Effective web API testing on iOS
Many iOS apps contain code which relies on a third-party web service for data or another type of behavior. Testing this interface is often ad-hoc at best. Any errors encountered are swallowed into the abyss of ‘that only happens with bad connectivity …’ Development which relies on the availability of an interface can also be problematic; such as requiring VPN access to hit a not-yet released server, or other factors. This article contains a sample walk-through of testing an imaginary web service with ILTesting, AFNetworking and Kiwi. It’s assumed the reader is familiar with the basics of Cocoa Touch, XCode and project creation.
If you’re a solid iOS dev but not familiar with Kiwi or AFnetworking, please check them out:
It should be noted the approach shown using ILTesting will work with most any testing framework or networking library on iOS.
Example DogPark Application
The example application repo is located here on Github: DogPark
In our example application, we’ll be testing an implementation of an imaginary Dog Park API client. The client sends requests over HTTP and presently has two methods:
We’ll get to the fun of testing a Dog Park API soon, but first a little about the network testing library we’ll be using.
Intro To ILTesting (GitHub)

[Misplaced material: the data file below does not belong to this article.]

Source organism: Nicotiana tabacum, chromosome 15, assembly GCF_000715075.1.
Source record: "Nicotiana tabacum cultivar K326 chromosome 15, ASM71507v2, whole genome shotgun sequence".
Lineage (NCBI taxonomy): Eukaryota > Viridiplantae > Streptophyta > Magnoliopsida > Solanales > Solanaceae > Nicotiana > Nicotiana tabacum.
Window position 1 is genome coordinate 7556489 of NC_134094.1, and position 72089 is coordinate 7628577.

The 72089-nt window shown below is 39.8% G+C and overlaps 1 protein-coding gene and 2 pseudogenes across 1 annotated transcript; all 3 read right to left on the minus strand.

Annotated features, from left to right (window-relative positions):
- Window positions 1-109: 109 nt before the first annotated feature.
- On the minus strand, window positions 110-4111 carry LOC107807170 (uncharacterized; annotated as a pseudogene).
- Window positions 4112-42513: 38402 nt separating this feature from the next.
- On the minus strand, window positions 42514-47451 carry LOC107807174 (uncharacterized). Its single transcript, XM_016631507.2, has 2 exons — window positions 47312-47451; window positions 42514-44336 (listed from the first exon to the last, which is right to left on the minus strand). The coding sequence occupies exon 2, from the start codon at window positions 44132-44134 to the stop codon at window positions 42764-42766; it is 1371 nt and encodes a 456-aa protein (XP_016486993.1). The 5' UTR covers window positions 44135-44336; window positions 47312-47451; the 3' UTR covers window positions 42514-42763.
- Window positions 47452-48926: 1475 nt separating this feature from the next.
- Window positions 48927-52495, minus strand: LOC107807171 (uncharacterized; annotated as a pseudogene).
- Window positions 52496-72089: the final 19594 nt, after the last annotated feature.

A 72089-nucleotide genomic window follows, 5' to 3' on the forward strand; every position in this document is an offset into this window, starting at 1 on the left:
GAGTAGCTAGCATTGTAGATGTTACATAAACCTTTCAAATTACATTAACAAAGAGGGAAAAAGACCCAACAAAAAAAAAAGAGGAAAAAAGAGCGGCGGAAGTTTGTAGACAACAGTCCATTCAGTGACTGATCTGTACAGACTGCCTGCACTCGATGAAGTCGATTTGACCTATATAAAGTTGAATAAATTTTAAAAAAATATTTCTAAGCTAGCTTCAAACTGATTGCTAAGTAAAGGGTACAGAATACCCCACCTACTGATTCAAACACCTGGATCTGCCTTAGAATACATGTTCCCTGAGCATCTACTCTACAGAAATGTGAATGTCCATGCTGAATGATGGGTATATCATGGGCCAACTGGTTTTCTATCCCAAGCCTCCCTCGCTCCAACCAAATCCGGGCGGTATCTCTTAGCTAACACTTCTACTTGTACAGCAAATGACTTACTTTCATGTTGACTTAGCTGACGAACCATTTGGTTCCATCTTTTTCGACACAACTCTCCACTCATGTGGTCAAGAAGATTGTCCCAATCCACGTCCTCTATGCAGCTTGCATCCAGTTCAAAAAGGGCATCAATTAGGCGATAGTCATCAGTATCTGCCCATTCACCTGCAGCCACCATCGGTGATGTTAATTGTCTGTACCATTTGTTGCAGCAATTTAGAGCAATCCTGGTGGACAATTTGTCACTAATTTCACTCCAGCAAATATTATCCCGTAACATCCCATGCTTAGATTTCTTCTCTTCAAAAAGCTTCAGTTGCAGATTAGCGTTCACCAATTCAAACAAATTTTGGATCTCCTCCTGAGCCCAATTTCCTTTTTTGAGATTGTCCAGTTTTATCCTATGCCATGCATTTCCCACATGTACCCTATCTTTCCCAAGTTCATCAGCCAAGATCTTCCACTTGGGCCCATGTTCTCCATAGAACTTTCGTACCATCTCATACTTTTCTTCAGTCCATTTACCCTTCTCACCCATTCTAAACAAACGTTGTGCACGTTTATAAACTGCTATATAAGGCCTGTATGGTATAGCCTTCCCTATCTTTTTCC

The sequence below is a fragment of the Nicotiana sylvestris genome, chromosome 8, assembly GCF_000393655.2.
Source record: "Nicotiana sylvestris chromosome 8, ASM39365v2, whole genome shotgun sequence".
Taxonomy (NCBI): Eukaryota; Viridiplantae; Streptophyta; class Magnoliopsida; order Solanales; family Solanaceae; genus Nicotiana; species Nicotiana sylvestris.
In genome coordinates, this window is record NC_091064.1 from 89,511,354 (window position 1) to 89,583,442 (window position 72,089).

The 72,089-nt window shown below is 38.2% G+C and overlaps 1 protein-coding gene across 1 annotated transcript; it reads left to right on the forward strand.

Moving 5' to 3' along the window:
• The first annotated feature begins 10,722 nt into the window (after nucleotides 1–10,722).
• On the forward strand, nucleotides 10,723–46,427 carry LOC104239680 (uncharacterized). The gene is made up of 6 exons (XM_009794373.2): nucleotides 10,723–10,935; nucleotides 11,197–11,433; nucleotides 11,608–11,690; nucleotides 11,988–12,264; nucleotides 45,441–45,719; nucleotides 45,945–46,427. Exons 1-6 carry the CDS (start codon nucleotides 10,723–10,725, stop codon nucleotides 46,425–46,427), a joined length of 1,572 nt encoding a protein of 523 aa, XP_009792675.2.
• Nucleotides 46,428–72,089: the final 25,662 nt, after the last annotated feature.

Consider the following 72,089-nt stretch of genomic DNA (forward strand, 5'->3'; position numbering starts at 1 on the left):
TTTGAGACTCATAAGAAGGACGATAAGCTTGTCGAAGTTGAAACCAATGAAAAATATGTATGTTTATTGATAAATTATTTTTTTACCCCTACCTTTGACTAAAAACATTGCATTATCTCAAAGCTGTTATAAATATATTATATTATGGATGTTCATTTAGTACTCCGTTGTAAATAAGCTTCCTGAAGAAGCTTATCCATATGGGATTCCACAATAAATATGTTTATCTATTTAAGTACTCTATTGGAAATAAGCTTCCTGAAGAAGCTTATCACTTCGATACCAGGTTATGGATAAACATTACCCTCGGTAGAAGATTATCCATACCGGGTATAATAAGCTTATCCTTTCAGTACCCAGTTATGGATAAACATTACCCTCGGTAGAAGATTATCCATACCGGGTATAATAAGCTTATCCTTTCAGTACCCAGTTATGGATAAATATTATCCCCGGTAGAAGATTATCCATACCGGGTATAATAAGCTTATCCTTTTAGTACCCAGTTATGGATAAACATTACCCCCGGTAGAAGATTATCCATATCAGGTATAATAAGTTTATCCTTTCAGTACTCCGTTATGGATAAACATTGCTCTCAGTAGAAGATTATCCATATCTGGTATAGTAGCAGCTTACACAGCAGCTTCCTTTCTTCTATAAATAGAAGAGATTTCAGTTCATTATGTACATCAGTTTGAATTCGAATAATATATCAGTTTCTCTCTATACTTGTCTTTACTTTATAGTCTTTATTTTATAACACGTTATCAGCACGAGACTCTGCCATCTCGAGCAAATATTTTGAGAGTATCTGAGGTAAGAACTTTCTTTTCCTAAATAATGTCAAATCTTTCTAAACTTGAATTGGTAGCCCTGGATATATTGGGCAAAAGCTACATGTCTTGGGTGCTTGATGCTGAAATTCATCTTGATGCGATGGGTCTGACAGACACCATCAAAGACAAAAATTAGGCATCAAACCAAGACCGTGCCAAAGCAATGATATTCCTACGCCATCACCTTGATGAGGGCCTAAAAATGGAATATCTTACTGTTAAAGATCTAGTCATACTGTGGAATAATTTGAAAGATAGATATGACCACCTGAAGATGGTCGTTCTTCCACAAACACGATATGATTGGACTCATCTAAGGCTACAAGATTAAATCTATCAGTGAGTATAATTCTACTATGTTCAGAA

The magic behind ILTesting is simple: it ingeniously registers itself as an NSURLPrototcol handler thereby getting “first dibs” to handle HTTP requests from the application. (A more technically in-depth article on NSURLProtocol is available here : NSHipster .)
The registration of a pre-defined HTTP handler effectively keeps our app from hitting the network. (This speeds up our tests!) But the main point is predictively crafting an HTTP response for a given URL.
(If you’re wondering ‘why not just mock AFNetworking instead’, I shy away from mocking code that I did not write myself.)
Let’s take a look at a couple ILTesting class methods:
The ILTesting Delegate
ILTesting allows for delegation of client response data to a class which implements the protocol.
The protocol-delegate protocol looks like this and includes several optional methods:
Within the sample application, the delegate is implemented in HKZFakeWebsServer.
A tip for dealing with large APIs is to have several different classes each implement CannedURLProtocol and break up response testing between various functional areas. Ex - billing, user authentication, etc.
Enough stuffy code talk, let’s get going and have some fun!
Back to the DogPark
So anyway, we need to test our example APIClient methods. When beginning network testing, this process has proved successful:
Capture the desired JSON response from the API and save it within a file. (In the sample application, these are kept within the DogParkTests/JSON folder.
Create a trigger within the ILTesting delegate to serve the response.
Write a test which utilizes the response.
Take a look at HKZFakeWebserver which implements ‘responseDataForClient’ which is self explanitory ;) - it loads various JSON files as response data when specific URLs are requested. The request is matched on HTTP verb and path.
Taking things further - Completing the implementation
Within the sample application, both tests presently fail. I leave the implementation of the client to the reader as an exercise in using ILTesting. The example code also serves as a reference to employ this testing method in your own project.
1) Original idea of injecting test data via NSURLProtocol goes to Claus Broch : www.infinite-loop.dk
2) Article ‘Using nsurlprotocol for injecting test data’